How I Met Your Mother Recap: The Stakes Are High

Photo: Monty Brinton/CBS
How I Met Your Mother
Episode Title
No Pressure

If, like Marshall and Lily, we had placed a long-term bet last week, our odds wouldn’t be looking so good right now. For some reason, Ted’s confession of love and Barney’s meet-cute with a stripper led us to suspect that Barney’s bride-to-be was definitely not Robin. Obviously, that remains unresolved, but the brevity of Ted and Robin’s rekindled romance caught us off guard. It’s interesting, and a little perplexing, to see the writers introduce pivotal events only to dispose of them immediately. Robin’s engagement and Ted’s renewed affections could have greased a few episodes, but both were over before they even began. There’s probably something to be said for avoiding a retread of season two, but some of us were looking forward to Ted and Robin’s reunion, which might have been even more meaningful if the “friends with benefits” episode had never happened. At the very least, can we agree that Ted’s logic was sound? The two broke up five years ago because they wanted different things, yet there they were anyway, on the roof, single and as close as ever.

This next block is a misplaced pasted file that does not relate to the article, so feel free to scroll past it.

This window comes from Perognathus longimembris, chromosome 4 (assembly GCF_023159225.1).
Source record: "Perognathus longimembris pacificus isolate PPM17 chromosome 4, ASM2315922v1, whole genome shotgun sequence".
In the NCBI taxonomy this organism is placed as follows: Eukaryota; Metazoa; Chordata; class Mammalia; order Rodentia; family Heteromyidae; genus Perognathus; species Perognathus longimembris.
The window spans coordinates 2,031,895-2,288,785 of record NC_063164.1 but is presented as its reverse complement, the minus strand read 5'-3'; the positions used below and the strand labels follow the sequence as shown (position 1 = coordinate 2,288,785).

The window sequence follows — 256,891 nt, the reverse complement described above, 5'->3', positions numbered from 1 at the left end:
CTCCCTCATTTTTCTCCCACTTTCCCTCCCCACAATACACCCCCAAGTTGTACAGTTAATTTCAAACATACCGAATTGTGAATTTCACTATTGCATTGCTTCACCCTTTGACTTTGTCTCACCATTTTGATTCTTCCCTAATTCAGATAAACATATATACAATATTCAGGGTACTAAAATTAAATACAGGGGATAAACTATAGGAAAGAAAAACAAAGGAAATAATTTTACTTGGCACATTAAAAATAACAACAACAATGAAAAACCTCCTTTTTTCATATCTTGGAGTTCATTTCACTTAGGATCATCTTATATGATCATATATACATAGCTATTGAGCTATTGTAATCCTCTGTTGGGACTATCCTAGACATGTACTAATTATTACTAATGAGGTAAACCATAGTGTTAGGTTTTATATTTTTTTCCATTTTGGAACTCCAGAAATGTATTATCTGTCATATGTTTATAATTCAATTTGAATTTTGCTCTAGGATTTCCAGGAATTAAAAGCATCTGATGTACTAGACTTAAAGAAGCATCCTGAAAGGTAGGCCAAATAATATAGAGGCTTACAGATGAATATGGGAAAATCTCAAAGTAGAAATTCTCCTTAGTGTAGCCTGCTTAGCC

But the episode itself, finally, was a good one. It all began with Ted telling his kids about the first time he said “I love you” to their mother, which also marked the first time he’d said it since this most recent incident with Robin (also, did the marquee read The Blushing Bride III?). So, presumably, it’s safe to assume that Ted will not have another significant girlfriend until he meets The One, which is a relief because Ted’s women have been, across the board, pretty disagreeable. Without much ado, Robin returned Ted’s affections, which should have been the first clue that their affair would be dunzo by the episode’s end. Conveniently, Robin was then whisked away to a job in Moscow by Patrice, whom she still fantastically hates for unexplained reasons.

First-time HIMYM writer George Sloan deserves credit for finding a way to involve Marshall and Lily in this scenario without relegating them to their usual roles as professional listeners. How in the world did Marshall justify rushing off to MacLaren’s from Long Island at 7 a.m.? Why in the world is MacLaren’s open at that hour? Doesn’t matter. For not the first time, Lily tried to sabotage Ted’s chances with Robin — last time, her excuse was that they didn’t pass the front porch test, although now, in light of the discovery of the Long-Term Bets box, this could have been a long con. Ten years ago, to keep from becoming the kind of couple who builds model airplanes, Lily and Marshall developed a taste for gambling, keeping track of their wagers on little scraps of paper. Fair enough. The stakes are mostly harmless — will Ted go bald, will he pull it off if he does, will Barney die by murder — but Lily also went on record saying that Robin and Ted will not end up together. In pursuit of victory, she encouraged Ted to bombard Robin with voice mails or, better yet, go straight to Russia in a grand romantic gesture “that we all know Robin loves.” Before long, she had Ted writing sonnets and imaging an entrance via hot air balloon.